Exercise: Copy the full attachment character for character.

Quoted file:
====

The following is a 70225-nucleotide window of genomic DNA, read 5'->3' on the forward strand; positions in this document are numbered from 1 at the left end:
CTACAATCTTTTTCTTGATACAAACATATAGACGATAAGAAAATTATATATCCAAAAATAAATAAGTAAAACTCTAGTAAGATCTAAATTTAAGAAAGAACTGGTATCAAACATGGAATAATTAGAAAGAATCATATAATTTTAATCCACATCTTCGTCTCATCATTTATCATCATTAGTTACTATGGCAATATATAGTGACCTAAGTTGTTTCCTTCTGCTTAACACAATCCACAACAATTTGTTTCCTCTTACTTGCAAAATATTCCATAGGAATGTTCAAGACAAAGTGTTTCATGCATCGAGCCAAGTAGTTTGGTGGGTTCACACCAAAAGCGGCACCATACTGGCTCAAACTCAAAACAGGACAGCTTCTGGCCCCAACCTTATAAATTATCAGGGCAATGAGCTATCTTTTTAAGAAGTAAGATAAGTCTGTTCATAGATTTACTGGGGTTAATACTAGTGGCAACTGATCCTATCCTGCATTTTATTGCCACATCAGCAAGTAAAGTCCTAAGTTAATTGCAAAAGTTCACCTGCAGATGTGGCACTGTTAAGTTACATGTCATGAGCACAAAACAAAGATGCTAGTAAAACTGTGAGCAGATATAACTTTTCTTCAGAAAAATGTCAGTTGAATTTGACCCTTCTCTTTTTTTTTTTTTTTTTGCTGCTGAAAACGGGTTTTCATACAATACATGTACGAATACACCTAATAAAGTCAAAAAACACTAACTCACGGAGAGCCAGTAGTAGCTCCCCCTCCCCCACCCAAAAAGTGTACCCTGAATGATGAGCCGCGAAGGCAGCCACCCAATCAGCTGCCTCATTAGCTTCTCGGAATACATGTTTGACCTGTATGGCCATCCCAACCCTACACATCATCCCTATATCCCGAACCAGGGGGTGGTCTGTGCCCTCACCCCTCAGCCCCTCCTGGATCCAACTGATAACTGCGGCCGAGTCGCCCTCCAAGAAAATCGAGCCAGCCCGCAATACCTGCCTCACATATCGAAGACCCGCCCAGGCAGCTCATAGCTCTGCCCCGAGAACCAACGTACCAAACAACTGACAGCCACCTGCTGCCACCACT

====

The following is a 70225-nucleotide window of genomic DNA, read 5'->3' on the forward strand; positions in this document are numbered from 1 at the left end:
CTACAATCTTTTTCTTGATACAAACATATAGACGATAAGAAAATTATATATCCAAAAATAAATAAGTAAAACTCTAGTAAGATCTAAATTTAAGAAAGAACTGGTATCAAACATGGAATAATTAGAAAGAATCATATAATTTTAATCCACATCTTCGTCTCATCATTTATCATCATTAGTTACTATGGCAATATATAGTGACCTAAGTTGTTTCCTTCTGCTTAACACAATCCACAACAATTTGTTTCCTCTTACTTGCAAAATATTCCATAGGAATGTTCAAGACAAAGTGTTTCATGCATCGAGCCAAGTAGTTTGGTGGGTTCACACCAAAAGCGGCACCATACTGGCTCAAACTCAAAACAGGACAGCTTCTGGCCCCAACCTTATAAATTATCAGGGCAATGAGCTATCTTTTTAAGAAGTAAGATAAGTCTGTTCATAGATTTACTGGGGTTAATACTAGTGGCAACTGATCCTATCCTGCATTTTATTGCCACATCAGCAAGTAAAGTCCTAAGTTAATTGCAAAAGTTCACCTGCAGATGTGGCACTGTTAAGTTACATGTCATGAGCACAAAACAAAGATGCTAGTAAAACTGTGAGCAGATATAACTTTTCTTCAGAAAAATGTCAGTTGAATTTGACCCTTCTCTTTTTTTTTTTTTTTTTGCTGCTGAAAACGGGTTTTCATACAATACATGTACGAATACACCTAATAAAGTCAAAAAACACTAACTCACGGAGAGCCAGTAGTAGCTCCCCCTCCCCCACCCAAAAAGTGTACCCTGAATGATGAGCCGCGAAGGCAGCCACCCAATCAGCTGCCTCATTAGCTTCTCGGAATACATGTTTGACCTGTATGGCCATCCCAACCCTACACATCATCCCTATATCCCGAACCAGGGGGTGGTCTGTGCCCTCACCCCTCAGCCCCTCCTGGATCCAACTGATAACTGCGGCCGAGTCGCCCTCCAAGAAAATCGAGCCAGCCCGCAATACCTGCCTCACATATCGAAGACCCGCCCAGGCAGCTCATAGCTCTGCCCCGAGAACCAACGTACCAAACAACTGACAGCCACCTGCTGCCACCACT